The Albert Schweitzer Fellowship (ASF) today announced the selection of its 2018-19 class of Alabama Schweitzer Fellows. Fifteen graduate students from Auburn University, Samford University, University of Montevallo, and the Schools of Health Professions, Medicine, Nursing, and Public Health at the University of Alabama at Birmingham will spend the next year learning to effectively address the social factors that impact health, and developing lifelong leadership skills. In doing so, they will follow the example set by famed physician-humanitarian Albert Schweitzer, for whom their Fellowship is named.

“This is a passionate and dedicated group of students who are seeking to improve health care and access to care,” said Kristin Boggs, Director of the Alabama chapter of The Albert Schweitzer Fellowship. “They’ve partnered with community-based groups ranging from schools, clinics, food banks and more that are working to help vulnerable people live healthier lives, and it will be very exciting to see how their projects progress over the next year and how they grow as individual leaders.”

Schweitzer Fellows develop and implement service projects that address the root causes of health disparities in under-resourced communities, while also fulfilling their academic responsibilities. Each project is implemented in collaboration with a community-based health and/or social service organization. The Alabama Schweitzer program’s new class of Fellows will address an array of health issues including those affecting adults with HIV; youth and adults with mental illness; addiction prevention; as well as other needs.

Schweitzer Fellowships have an intensive leadership component so that Fellows can go on to inspire others to improve the health of those who experience barriers to care. Fellows work under the close guidance of community and academic mentors during their fellowship year.

“Many of our Fellows go on to inspiring careers of service to vulnerable individuals and populations.  Our support for them as they learn how to translate their Fellowship projects from an initial concept to actual, enduring impact is crucial to their future effectiveness in working with the underserved,” said Lachlan Forrow, MD, Chair of The Albert Schweitzer Fellowship Board of Directors. “The rapidly-growing network of our alumni – now thousands of “Schweitzer Fellows for Life” working across the country and the world – is already contributing to major improvements in the care of countless people.”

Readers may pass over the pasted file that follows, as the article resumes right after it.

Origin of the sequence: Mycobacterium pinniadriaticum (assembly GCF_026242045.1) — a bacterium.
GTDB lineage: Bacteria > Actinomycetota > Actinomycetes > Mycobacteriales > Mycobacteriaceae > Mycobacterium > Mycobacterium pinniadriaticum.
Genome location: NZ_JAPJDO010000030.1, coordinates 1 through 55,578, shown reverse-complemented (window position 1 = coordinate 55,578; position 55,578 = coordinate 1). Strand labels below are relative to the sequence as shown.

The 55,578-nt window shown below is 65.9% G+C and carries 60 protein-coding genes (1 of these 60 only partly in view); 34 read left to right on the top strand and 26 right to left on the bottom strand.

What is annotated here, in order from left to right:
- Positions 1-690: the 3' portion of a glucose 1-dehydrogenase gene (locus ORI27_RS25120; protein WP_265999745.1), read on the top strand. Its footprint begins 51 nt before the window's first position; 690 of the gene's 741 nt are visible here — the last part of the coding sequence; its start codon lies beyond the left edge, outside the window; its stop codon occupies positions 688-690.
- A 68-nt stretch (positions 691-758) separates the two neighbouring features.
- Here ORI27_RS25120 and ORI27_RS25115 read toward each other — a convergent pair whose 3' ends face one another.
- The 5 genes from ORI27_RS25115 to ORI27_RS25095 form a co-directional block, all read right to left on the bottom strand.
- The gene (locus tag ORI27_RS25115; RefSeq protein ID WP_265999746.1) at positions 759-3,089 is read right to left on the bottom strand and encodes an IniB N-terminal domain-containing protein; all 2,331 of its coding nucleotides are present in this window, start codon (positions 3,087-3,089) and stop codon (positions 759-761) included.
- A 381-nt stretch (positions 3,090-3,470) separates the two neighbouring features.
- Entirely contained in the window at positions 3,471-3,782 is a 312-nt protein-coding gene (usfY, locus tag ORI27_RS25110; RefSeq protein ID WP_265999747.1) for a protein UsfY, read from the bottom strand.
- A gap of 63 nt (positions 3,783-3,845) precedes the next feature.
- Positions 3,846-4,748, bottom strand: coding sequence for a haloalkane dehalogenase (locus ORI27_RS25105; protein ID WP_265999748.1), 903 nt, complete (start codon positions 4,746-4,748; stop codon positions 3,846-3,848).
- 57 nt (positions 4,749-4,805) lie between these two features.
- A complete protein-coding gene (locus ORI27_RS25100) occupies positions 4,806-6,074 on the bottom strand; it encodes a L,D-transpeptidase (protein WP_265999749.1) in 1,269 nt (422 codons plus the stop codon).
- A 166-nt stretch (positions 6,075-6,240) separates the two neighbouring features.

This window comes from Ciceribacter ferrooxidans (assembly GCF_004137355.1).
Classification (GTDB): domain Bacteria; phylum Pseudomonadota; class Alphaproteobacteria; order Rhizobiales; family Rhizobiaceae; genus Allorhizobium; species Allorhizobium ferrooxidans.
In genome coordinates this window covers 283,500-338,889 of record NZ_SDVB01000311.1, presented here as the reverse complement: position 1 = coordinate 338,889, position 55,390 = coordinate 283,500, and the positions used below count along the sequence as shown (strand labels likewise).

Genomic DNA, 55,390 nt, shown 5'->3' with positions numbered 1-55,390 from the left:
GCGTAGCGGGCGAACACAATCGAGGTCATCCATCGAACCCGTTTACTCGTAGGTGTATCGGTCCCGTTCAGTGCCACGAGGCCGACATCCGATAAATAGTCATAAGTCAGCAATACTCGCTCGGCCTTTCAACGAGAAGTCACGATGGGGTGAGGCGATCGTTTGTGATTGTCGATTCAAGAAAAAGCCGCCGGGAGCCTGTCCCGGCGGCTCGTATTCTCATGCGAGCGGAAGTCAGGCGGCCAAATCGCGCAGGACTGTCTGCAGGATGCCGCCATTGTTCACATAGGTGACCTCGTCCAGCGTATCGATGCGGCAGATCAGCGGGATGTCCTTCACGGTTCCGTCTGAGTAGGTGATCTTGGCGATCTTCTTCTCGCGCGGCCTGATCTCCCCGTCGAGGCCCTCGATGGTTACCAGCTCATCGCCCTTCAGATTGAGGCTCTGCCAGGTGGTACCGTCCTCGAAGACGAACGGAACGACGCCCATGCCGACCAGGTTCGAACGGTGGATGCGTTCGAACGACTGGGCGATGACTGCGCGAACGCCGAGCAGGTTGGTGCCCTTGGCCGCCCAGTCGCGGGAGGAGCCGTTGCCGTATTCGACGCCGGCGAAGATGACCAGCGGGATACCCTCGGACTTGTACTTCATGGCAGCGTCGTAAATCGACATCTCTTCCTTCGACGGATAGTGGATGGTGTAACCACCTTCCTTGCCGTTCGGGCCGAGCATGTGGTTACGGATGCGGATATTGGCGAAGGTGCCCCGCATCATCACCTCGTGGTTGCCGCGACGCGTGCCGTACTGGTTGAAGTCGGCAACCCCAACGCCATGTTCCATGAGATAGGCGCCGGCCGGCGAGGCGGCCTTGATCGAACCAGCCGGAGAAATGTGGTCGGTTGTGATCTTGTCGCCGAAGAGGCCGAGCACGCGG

The 15 Alabama Fellows will join approximately 200 other 2018-19 Schweitzer Fellows working at program sites around the United States, as well as four in Lambaréné, Gabon at the site of The Albert Schweitzer Hospital, founded by Dr. Schweitzer in 1913. Upon completion of their Fellowship year, the 2018-19 Alabama Schweitzer Fellows will become Schweitzer Fellows for Life and join a vibrant network of more than 3,400 Schweitzer alumni who are skilled in, and committed to, addressing the health needs of underserved people throughout their careers.

Nationally, some of ASF’s Fellows for Life include Dr. Stefan Kertesz, who leads research and education on how to improve the care of people who are homeless and who also serves as Vice-Chair of The Albert Schweitzer Fellowship Board of Directors; Rishi Manchanda, MD, author of the TED book The Upstream Doctors: Medical Innovators Track Sickness To Its Source; Jessica Lahey, JD, author of the bestseller The Gift of Failure: How the Best Parents Learn To Let Go So Their Children Can Succeed; and Robert Satcher, Jr., MD, PhD, assistant professor, Anderson Cancer Center and NASA mission specialist.

The Alabama Schweitzer program is housed in the School of Medicine, in partnership with The University of Alabama at Birmingham Schools of Dentistry, Health Professions, Nursing, and Public Health. Other US-based ASF programs are located in Boston, Chicago, Columbus-Athens, Oh.; Dallas-Fort Worth; Detroit; Houston; Los Angeles; New Orleans; New Hampshire/Vermont; North Carolina; Pittsburgh; San Francisco and Tulsa

2018-19 Albert Schweitzer Fellows of Alabama

 

Auburn University

Adam Archer and Carl Okerberg, Auburn University Harrison School of Pharmacy

Archer and Okerberg are addressing unmet medical needs for underinsured and at-risk adults in and around Lee County, Alabama by increasing vaccination rates and addressing barriers to medication access and adherence. Working at a free clinic, their project will focus on introducing vaccine services and helping find resources and eliminate barriers for their patients in affording medications to improve health outcomes for the vulnerable population it serves. Community Site: Mercy Medical Clinic